Prolonged or unnecessary process delays are dangerous. You have now entered a zone where your chances of an offer acceptance have started to decrease and you are on slippery slope to achieve hiring success.

Don’t delay! Ensure you ask yourself these 3 questions and then decide!

  1. Can the candidate do the job? That is, do they have skills and competencies to perform the job successfully?
  1. Will they love the job? This refers to their motivation – what is driving them towards your opportunity? In what circumstances do they experience job satisfaction and will your role satisfy this desire?
  1. Can you work with them? Will they fit in to your culture and will your team genuinely enjoy working with them?

That’s it. If you are experiencing hesitation, recruitment delay or decision making avoidance – just ask these three questions to find your answer. If you have positive answers to all three, please don’t delay. Make an offer and fast. Delight the candidate – make them feel special and worthy. The consequence is a return to the drawing board which not only is frustrating for all involved, but costs more time and money and may affect your reputation as an employer of choice in the market.

 

At Underwood Executive we specialise in sourcing talent where we partner with organisations that value the importance of recruiting and retaining high performing employees. Our up-to-date research and progressive sourcing strategies ensure that we unearth the best talent, giving our clients access to the nicoleunderwood talent community, which reaches beyond the active market. To discuss how we can source talent for your organisation, contact us here.

 

Starting a new leadership role? 4 ways to gain respect quickly

By | Leadership

SuperKidI was talking to a leader this week about starting in a new role and how they were winning over their new team. It all sounded like it was going to plan until she explained an exercise where her team were all given a task and a deadline.   The outcome was that only 50% of the team completed the task on time and only one person completed the task successfully and on time. What did you do? I asked. “Oh I just moved the deadline and gave them some extra time to complete the task” she said.  Warning! This is dangerous ground for any leader and especially for a new leader. It speaks volumes about the teams understanding (or lack of) accountability and also could be the beginning of the end, in terms of gaining respect for their leader.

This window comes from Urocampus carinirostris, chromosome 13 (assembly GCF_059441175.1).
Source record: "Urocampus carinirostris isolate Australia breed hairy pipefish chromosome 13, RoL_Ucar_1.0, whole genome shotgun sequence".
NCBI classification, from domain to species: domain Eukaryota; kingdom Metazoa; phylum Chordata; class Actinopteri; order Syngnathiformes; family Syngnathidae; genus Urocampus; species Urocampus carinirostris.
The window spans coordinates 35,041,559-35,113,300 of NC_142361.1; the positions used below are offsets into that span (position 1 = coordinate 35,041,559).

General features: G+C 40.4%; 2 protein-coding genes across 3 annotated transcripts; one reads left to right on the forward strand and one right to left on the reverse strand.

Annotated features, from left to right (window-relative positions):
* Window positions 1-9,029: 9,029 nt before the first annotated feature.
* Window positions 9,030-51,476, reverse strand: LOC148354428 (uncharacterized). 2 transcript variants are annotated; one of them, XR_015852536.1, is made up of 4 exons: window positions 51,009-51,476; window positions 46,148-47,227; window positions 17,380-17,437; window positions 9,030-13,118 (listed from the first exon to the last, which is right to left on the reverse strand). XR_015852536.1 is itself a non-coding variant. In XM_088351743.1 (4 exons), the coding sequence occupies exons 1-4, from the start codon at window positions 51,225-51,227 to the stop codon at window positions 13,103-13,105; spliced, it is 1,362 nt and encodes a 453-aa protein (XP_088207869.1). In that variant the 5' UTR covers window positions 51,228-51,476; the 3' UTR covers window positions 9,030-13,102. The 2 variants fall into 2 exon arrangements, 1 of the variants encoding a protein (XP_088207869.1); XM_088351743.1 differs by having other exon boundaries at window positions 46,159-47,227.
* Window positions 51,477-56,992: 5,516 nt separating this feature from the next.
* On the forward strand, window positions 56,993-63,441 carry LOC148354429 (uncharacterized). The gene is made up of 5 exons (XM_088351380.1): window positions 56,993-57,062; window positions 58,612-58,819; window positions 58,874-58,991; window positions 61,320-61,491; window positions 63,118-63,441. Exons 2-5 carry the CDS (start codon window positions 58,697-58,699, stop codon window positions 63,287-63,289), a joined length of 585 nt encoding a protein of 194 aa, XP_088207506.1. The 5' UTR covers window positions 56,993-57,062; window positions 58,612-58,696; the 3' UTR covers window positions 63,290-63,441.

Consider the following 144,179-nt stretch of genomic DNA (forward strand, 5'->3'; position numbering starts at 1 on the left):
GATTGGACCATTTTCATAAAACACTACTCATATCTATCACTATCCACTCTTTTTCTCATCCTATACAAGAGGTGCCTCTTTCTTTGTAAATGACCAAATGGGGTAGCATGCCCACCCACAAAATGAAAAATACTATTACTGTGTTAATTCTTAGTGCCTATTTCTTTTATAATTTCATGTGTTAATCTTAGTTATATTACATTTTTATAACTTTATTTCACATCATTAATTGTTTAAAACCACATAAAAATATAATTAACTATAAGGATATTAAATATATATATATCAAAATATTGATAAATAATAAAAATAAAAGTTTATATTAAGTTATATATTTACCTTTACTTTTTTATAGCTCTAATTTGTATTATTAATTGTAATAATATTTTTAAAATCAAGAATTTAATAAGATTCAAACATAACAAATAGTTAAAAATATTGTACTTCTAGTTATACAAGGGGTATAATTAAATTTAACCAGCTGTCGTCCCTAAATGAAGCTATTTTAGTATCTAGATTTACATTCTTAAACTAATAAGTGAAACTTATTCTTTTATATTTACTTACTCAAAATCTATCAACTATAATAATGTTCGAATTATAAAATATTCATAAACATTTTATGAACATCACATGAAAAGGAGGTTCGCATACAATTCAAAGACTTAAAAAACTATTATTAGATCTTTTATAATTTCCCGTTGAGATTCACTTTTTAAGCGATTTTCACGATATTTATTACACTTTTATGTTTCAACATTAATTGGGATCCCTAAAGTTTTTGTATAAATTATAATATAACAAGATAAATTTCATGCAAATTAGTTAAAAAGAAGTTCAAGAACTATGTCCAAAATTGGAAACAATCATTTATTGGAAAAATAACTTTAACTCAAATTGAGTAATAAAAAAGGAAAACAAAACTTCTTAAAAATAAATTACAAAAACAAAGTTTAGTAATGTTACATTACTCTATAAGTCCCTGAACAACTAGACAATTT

Quickly gaining the respect of a new team is critical to leadership success and very few leaders consistently achieve it through an ultimate desire to please, or reverting to management by fear, or by having unclear boundaries and expectations.

To earn respect and create clear accountability a leader needs to:

  1. Communicate clearly – how have you communicated your requests? Verbally, via email, in a group meeting or one on one? Have you been clear about what the task is, what the outcome looks like and the timeframe you expect? Often employees miss deadlines not because they disrespect their manager, but because the manager has not been clear in communicating the task upfront. A good technique here is to “check back” with your staff – ‘what is your understanding of this request?’. Always walk away being clear that you have the same understanding and agreement about the what, why and when.  This way there can be no excuses or misunderstandings when deadlines aren’t met.